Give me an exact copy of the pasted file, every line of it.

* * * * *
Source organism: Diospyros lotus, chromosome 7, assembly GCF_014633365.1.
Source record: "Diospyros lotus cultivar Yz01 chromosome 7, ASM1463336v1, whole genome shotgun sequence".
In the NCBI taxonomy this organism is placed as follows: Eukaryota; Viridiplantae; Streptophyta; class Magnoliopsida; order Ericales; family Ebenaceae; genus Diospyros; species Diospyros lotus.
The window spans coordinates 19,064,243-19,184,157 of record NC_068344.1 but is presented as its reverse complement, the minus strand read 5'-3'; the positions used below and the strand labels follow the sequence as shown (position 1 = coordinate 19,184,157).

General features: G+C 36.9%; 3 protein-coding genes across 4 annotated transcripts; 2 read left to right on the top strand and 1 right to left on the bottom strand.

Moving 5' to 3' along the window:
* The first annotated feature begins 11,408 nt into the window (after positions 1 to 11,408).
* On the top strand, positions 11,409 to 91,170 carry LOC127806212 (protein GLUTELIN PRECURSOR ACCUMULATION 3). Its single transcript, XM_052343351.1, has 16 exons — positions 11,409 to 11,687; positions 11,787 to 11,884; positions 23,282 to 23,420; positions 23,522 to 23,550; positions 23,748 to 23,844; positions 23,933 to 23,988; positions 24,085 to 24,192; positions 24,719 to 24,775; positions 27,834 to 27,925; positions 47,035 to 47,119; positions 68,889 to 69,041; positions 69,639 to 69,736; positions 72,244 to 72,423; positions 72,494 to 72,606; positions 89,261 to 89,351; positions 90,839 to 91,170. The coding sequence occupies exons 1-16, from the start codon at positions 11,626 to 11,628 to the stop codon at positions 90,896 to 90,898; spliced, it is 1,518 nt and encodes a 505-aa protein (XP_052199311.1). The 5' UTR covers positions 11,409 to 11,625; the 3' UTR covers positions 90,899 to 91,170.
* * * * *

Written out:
Source organism: Diospyros lotus, chromosome 7, assembly GCF_014633365.1.
Source record: "Diospyros lotus cultivar Yz01 chromosome 7, ASM1463336v1, whole genome shotgun sequence".
In the NCBI taxonomy this organism is placed as follows: Eukaryota; Viridiplantae; Streptophyta; class Magnoliopsida; order Ericales; family Ebenaceae; genus Diospyros; species Diospyros lotus.
The window spans coordinates 19,064,243-19,184,157 of record NC_068344.1 but is presented as its reverse complement, the minus strand read 5'-3'; the positions used below and the strand labels follow the sequence as shown (position 1 = coordinate 19,184,157).

General features: G+C 36.9%; 3 protein-coding genes across 4 annotated transcripts; 2 read left to right on the top strand and 1 right to left on the bottom strand.

Moving 5' to 3' along the window:
* The first annotated feature begins 11,408 nt into the window (after positions 1 to 11,408).
* On the top strand, positions 11,409 to 91,170 carry LOC127806212 (protein GLUTELIN PRECURSOR ACCUMULATION 3). Its single transcript, XM_052343351.1, has 16 exons — positions 11,409 to 11,687; positions 11,787 to 11,884; positions 23,282 to 23,420; positions 23,522 to 23,550; positions 23,748 to 23,844; positions 23,933 to 23,988; positions 24,085 to 24,192; positions 24,719 to 24,775; positions 27,834 to 27,925; positions 47,035 to 47,119; positions 68,889 to 69,041; positions 69,639 to 69,736; positions 72,244 to 72,423; positions 72,494 to 72,606; positions 89,261 to 89,351; positions 90,839 to 91,170. The coding sequence occupies exons 1-16, from the start codon at positions 11,626 to 11,628 to the stop codon at positions 90,896 to 90,898; spliced, it is 1,518 nt and encodes a 505-aa protein (XP_052199311.1). The 5' UTR covers positions 11,409 to 11,625; the 3' UTR covers positions 90,899 to 91,170.